It's been a few years since I dumped some of the photos from my phone onto this here blog. And honestly, a hell of a lot has happened since my last FtP post in 2018. A trip to Peru for the Dakar Rally, crossing Mongolia in a Land Cruiser (again), late nights in La Paz with the Spruce Bruce, Crispy Boyz with my mom, giant fighting cocks in the Philippines, Moto Guzzis and Russian monuments, scramblers in Portugal, Team No Alto and some Old School MTG, among many other things. The photos aren't in any particular order, and most of them won't mean anything to you without some kind of context. But who gives a goddamn. It's just a little peek behind the curtain, a glimpse into the past, moments captured and typically forgotten on my phone. So, behold!... Shitty cell phone photos, Vol. 9!

South, Before They Shut Us Down (Again)

It's important to have an escape plan, or at least somewhere you can wander to when the shit goes sour. I typically head south, over the border and into Baja. It has worked for me once before, and continues to prove itself a viable option. And so with the left coast of our country closing its doors yet again, suggesting its citizens rat out their neighbors for having Thanksgiving feasts, but also encouraging them to hit the Black Friday sales, I felt like it was time to point my front wheel south and see what happens. Back to Baja, to celebrate long dirt roads, empty beaches, gas station empanadas, getting lost and not giving a shit.


Young Man

Been on this shit lately...


Fay Jones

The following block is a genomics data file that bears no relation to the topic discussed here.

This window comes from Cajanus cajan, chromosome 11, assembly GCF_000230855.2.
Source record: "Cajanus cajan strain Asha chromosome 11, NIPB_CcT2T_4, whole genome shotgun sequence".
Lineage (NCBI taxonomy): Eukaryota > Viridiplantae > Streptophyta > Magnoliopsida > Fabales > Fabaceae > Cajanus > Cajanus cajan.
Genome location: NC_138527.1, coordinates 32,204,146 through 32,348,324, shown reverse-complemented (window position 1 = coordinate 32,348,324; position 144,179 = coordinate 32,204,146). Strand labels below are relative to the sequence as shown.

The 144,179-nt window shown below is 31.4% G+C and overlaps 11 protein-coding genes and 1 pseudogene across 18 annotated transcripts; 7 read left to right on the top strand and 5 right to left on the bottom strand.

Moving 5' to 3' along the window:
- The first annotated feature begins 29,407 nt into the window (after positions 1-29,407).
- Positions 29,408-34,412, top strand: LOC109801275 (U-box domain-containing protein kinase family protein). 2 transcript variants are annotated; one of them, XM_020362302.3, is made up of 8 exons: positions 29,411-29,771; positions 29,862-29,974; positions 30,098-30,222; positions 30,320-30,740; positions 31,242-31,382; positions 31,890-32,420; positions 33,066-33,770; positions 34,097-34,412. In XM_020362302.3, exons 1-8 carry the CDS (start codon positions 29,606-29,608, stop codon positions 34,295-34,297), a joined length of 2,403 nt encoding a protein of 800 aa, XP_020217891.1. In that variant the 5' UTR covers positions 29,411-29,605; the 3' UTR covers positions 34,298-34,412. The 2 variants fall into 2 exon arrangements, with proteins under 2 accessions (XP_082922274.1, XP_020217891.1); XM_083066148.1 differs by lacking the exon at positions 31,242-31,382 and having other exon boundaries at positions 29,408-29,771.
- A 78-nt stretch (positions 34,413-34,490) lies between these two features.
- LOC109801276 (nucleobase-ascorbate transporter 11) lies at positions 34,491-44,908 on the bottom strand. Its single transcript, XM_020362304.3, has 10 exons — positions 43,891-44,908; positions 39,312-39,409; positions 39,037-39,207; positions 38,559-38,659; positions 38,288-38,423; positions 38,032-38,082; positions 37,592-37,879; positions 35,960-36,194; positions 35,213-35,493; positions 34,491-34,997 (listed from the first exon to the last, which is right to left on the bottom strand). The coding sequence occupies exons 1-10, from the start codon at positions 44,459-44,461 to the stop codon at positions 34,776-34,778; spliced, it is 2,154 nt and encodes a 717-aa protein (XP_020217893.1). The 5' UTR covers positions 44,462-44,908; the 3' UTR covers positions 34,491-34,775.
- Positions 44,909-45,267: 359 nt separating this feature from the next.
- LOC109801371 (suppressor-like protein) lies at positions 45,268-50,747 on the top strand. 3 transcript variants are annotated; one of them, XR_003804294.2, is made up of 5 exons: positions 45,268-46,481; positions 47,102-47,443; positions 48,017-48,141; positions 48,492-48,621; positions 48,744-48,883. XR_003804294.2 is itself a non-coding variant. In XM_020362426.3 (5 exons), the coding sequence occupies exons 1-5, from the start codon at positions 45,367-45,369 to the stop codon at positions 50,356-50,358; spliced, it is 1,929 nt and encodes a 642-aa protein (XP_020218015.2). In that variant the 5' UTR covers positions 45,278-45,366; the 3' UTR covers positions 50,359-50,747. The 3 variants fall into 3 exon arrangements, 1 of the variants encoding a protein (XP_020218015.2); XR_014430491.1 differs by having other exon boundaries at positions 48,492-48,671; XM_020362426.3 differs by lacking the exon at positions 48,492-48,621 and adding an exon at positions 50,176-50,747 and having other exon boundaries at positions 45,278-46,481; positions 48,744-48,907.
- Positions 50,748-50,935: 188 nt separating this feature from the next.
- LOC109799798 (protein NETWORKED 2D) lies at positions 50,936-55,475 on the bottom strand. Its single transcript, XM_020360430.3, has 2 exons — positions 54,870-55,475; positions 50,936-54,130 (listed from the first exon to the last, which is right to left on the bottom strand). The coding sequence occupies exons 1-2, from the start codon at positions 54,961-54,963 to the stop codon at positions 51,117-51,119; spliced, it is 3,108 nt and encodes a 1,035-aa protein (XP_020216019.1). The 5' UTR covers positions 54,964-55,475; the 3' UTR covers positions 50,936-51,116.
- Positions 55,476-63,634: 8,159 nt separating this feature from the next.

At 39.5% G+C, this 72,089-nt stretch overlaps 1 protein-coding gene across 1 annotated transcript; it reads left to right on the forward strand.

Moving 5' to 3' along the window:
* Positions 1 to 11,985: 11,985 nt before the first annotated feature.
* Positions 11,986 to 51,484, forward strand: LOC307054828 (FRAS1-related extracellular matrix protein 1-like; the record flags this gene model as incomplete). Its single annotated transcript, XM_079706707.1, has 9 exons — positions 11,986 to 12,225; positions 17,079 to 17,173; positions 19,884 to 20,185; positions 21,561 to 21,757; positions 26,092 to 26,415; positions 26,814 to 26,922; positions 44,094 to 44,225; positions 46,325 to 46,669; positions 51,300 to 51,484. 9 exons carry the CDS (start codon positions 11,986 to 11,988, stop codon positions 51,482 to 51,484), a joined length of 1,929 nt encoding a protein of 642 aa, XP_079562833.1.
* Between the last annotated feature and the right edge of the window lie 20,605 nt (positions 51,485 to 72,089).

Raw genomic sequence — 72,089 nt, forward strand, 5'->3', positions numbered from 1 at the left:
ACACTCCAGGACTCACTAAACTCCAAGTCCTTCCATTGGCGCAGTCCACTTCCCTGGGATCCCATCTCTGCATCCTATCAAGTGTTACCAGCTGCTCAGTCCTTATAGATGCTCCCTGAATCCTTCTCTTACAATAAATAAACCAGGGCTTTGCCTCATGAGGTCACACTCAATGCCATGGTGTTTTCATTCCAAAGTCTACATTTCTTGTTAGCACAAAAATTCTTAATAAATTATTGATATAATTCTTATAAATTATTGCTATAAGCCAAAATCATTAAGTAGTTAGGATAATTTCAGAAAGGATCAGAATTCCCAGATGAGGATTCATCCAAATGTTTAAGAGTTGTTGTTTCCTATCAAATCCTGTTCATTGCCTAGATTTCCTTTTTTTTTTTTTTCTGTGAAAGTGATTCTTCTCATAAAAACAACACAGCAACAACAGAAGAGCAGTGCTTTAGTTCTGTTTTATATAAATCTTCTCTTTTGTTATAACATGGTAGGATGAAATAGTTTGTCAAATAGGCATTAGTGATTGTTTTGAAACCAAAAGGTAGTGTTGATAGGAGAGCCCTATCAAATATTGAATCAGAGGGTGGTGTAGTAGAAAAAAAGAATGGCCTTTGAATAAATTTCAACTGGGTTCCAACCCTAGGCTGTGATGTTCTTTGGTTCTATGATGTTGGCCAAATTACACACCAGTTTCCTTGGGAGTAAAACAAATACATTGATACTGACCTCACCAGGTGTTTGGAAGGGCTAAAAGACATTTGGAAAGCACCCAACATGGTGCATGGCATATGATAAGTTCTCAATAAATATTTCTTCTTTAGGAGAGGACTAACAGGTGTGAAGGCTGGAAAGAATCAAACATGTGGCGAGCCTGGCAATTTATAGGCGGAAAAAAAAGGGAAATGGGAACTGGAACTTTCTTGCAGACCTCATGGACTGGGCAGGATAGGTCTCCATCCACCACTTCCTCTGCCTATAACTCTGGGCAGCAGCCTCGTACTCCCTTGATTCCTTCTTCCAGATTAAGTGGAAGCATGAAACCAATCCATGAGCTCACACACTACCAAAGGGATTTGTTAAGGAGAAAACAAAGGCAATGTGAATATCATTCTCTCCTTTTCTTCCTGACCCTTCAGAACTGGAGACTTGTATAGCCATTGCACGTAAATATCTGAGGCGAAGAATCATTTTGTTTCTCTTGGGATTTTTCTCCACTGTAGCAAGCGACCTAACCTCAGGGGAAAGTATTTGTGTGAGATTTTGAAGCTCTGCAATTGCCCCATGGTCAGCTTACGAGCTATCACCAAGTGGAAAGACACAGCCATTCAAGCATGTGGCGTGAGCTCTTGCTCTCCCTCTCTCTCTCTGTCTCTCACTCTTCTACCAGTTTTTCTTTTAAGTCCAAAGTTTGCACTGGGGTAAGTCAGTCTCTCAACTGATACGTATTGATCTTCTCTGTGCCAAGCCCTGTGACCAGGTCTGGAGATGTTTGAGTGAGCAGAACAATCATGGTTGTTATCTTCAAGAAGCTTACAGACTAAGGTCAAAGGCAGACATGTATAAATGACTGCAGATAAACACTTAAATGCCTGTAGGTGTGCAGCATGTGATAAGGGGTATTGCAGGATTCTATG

Fay Jones is a fine art painter from Seattle, WA, who was trained at the Rhode Island School of Design, and whose work is exhibited in numerous locations around the Pacific Northwest, including a mural at Westlake Station and a painting in Seattle's opera house, McCaw Hall. She also just so happens to be Richard Garfield's aunt... Back in 1993, while her nephew was finishing his doctorate in combinatorial mathematics at the University of Pennsylvania, he was also developing a new strategy game called Magic: The Gathering. As his game evolved from simple playtest cards to full-color cardboard, Garfield commissioned his aunt to create a piece of art for a card called Stasis. It was the only artwork that Richard Garfield would commission for the game he'd created, and the only piece that Jones would ever do. For many, it represents a simpler time in the game's history. Jones' work is unlike anything else used in the early iteration of the game. It feels inspired by Gauguin or perhaps Picasso, and yet uniquely her own. This short documentary (featured below) highlights her career and the body of work she's created. You can also see more of her painting here.